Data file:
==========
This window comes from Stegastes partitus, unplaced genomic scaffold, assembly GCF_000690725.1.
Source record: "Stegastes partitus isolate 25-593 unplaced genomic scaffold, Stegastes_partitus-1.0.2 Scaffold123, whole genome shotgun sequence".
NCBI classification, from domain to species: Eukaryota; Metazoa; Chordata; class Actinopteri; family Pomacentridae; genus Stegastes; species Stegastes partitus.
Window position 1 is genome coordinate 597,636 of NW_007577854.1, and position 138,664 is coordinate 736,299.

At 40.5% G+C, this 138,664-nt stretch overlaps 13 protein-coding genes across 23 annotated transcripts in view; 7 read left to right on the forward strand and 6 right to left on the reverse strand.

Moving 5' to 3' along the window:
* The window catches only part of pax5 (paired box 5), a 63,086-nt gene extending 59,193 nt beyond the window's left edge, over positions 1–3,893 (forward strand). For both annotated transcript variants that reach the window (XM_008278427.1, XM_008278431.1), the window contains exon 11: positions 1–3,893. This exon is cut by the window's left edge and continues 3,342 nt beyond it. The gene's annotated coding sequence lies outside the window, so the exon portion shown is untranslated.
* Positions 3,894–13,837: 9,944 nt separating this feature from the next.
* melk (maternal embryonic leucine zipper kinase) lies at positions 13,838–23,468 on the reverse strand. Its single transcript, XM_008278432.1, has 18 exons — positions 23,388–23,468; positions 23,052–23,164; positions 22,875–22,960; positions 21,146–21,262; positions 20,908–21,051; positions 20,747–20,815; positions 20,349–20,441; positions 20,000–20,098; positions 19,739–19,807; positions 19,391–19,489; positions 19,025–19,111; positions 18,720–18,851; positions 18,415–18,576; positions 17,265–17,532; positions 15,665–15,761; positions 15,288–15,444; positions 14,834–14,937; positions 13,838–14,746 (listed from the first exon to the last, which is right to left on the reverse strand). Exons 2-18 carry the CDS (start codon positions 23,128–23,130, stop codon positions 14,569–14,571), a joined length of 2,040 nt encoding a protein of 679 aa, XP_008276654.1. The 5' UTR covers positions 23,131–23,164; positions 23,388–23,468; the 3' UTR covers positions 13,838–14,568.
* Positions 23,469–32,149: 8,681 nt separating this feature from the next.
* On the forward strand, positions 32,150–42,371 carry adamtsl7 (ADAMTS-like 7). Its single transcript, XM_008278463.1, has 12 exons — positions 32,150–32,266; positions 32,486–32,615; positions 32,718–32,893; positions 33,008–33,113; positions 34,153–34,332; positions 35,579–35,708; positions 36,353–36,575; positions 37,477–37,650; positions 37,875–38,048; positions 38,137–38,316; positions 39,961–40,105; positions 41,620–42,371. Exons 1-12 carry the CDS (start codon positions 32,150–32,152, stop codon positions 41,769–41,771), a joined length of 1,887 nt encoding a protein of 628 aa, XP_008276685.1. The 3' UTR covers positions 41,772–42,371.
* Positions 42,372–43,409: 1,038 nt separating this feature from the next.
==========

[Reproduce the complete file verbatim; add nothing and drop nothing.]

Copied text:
This window comes from Stegastes partitus, unplaced genomic scaffold, assembly GCF_000690725.1.
Source record: "Stegastes partitus isolate 25-593 unplaced genomic scaffold, Stegastes_partitus-1.0.2 Scaffold123, whole genome shotgun sequence".
NCBI classification, from domain to species: Eukaryota; Metazoa; Chordata; class Actinopteri; family Pomacentridae; genus Stegastes; species Stegastes partitus.
Window position 1 is genome coordinate 597,636 of NW_007577854.1, and position 138,664 is coordinate 736,299.

At 40.5% G+C, this 138,664-nt stretch overlaps 13 protein-coding genes across 23 annotated transcripts in view; 7 read left to right on the forward strand and 6 right to left on the reverse strand.

Moving 5' to 3' along the window:
* The window catches only part of pax5 (paired box 5), a 63,086-nt gene extending 59,193 nt beyond the window's left edge, over positions 1–3,893 (forward strand). For both annotated transcript variants that reach the window (XM_008278427.1, XM_008278431.1), the window contains exon 11: positions 1–3,893. This exon is cut by the window's left edge and continues 3,342 nt beyond it. The gene's annotated coding sequence lies outside the window, so the exon portion shown is untranslated.
* Positions 3,894–13,837: 9,944 nt separating this feature from the next.
* melk (maternal embryonic leucine zipper kinase) lies at positions 13,838–23,468 on the reverse strand. Its single transcript, XM_008278432.1, has 18 exons — positions 23,388–23,468; positions 23,052–23,164; positions 22,875–22,960; positions 21,146–21,262; positions 20,908–21,051; positions 20,747–20,815; positions 20,349–20,441; positions 20,000–20,098; positions 19,739–19,807; positions 19,391–19,489; positions 19,025–19,111; positions 18,720–18,851; positions 18,415–18,576; positions 17,265–17,532; positions 15,665–15,761; positions 15,288–15,444; positions 14,834–14,937; positions 13,838–14,746 (listed from the first exon to the last, which is right to left on the reverse strand). Exons 2-18 carry the CDS (start codon positions 23,128–23,130, stop codon positions 14,569–14,571), a joined length of 2,040 nt encoding a protein of 679 aa, XP_008276654.1. The 5' UTR covers positions 23,131–23,164; positions 23,388–23,468; the 3' UTR covers positions 13,838–14,568.
* Positions 23,469–32,149: 8,681 nt separating this feature from the next.
* On the forward strand, positions 32,150–42,371 carry adamtsl7 (ADAMTS-like 7). Its single transcript, XM_008278463.1, has 12 exons — positions 32,150–32,266; positions 32,486–32,615; positions 32,718–32,893; positions 33,008–33,113; positions 34,153–34,332; positions 35,579–35,708; positions 36,353–36,575; positions 37,477–37,650; positions 37,875–38,048; positions 38,137–38,316; positions 39,961–40,105; positions 41,620–42,371. Exons 1-12 carry the CDS (start codon positions 32,150–32,152, stop codon positions 41,769–41,771), a joined length of 1,887 nt encoding a protein of 628 aa, XP_008276685.1. The 3' UTR covers positions 41,772–42,371.
* Positions 42,372–43,409: 1,038 nt separating this feature from the next.